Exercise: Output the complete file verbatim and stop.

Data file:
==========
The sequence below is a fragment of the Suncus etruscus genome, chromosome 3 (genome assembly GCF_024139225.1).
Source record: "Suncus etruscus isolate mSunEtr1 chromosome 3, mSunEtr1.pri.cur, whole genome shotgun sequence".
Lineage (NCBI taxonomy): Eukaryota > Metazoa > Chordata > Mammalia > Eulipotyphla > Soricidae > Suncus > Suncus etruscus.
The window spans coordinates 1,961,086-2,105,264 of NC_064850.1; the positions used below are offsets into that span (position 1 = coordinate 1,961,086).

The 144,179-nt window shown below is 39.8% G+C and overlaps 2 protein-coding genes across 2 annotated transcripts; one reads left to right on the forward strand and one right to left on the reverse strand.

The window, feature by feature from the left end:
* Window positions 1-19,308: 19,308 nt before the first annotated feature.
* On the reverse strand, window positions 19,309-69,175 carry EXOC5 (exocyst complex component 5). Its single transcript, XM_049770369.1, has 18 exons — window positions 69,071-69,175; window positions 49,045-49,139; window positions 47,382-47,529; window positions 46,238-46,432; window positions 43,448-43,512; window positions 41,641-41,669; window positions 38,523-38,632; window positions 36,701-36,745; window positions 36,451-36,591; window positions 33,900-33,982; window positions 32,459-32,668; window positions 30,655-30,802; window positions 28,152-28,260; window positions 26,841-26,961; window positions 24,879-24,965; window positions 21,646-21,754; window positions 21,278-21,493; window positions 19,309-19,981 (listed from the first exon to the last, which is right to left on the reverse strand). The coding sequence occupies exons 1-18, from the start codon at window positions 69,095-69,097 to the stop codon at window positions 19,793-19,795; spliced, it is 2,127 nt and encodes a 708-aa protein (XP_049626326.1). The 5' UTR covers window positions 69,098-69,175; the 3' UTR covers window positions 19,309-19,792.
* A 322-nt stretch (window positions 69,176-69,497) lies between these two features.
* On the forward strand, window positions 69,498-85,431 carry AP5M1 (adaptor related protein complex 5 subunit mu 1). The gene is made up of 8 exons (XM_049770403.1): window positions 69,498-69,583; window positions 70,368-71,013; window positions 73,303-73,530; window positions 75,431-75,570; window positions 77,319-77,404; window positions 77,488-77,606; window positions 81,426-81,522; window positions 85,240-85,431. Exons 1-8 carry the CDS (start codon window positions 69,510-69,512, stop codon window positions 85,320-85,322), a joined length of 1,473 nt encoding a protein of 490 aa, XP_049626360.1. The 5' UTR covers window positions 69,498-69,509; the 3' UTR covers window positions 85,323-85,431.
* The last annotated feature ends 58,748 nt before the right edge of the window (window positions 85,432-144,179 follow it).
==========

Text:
The sequence below is a fragment of the Suncus etruscus genome, chromosome 3 (genome assembly GCF_024139225.1).
Source record: "Suncus etruscus isolate mSunEtr1 chromosome 3, mSunEtr1.pri.cur, whole genome shotgun sequence".
Lineage (NCBI taxonomy): Eukaryota > Metazoa > Chordata > Mammalia > Eulipotyphla > Soricidae > Suncus > Suncus etruscus.
The window spans coordinates 1,961,086-2,105,264 of NC_064850.1; the positions used below are offsets into that span (position 1 = coordinate 1,961,086).

The 144,179-nt window shown below is 39.8% G+C and overlaps 2 protein-coding genes across 2 annotated transcripts; one reads left to right on the forward strand and one right to left on the reverse strand.

The window, feature by feature from the left end:
* Window positions 1-19,308: 19,308 nt before the first annotated feature.
* On the reverse strand, window positions 19,309-69,175 carry EXOC5 (exocyst complex component 5). Its single transcript, XM_049770369.1, has 18 exons — window positions 69,071-69,175; window positions 49,045-49,139; window positions 47,382-47,529; window positions 46,238-46,432; window positions 43,448-43,512; window positions 41,641-41,669; window positions 38,523-38,632; window positions 36,701-36,745; window positions 36,451-36,591; window positions 33,900-33,982; window positions 32,459-32,668; window positions 30,655-30,802; window positions 28,152-28,260; window positions 26,841-26,961; window positions 24,879-24,965; window positions 21,646-21,754; window positions 21,278-21,493; window positions 19,309-19,981 (listed from the first exon to the last, which is right to left on the reverse strand). The coding sequence occupies exons 1-18, from the start codon at window positions 69,095-69,097 to the stop codon at window positions 19,793-19,795; spliced, it is 2,127 nt and encodes a 708-aa protein (XP_049626326.1). The 5' UTR covers window positions 69,098-69,175; the 3' UTR covers window positions 19,309-19,792.
* A 322-nt stretch (window positions 69,176-69,497) lies between these two features.
* On the forward strand, window positions 69,498-85,431 carry AP5M1 (adaptor related protein complex 5 subunit mu 1). The gene is made up of 8 exons (XM_049770403.1): window positions 69,498-69,583; window positions 70,368-71,013; window positions 73,303-73,530; window positions 75,431-75,570; window positions 77,319-77,404; window positions 77,488-77,606; window positions 81,426-81,522; window positions 85,240-85,431. Exons 1-8 carry the CDS (start codon window positions 69,510-69,512, stop codon window positions 85,320-85,322), a joined length of 1,473 nt encoding a protein of 490 aa, XP_049626360.1. The 5' UTR covers window positions 69,498-69,509; the 3' UTR covers window positions 85,323-85,431.
* The last annotated feature ends 58,748 nt before the right edge of the window (window positions 85,432-144,179 follow it).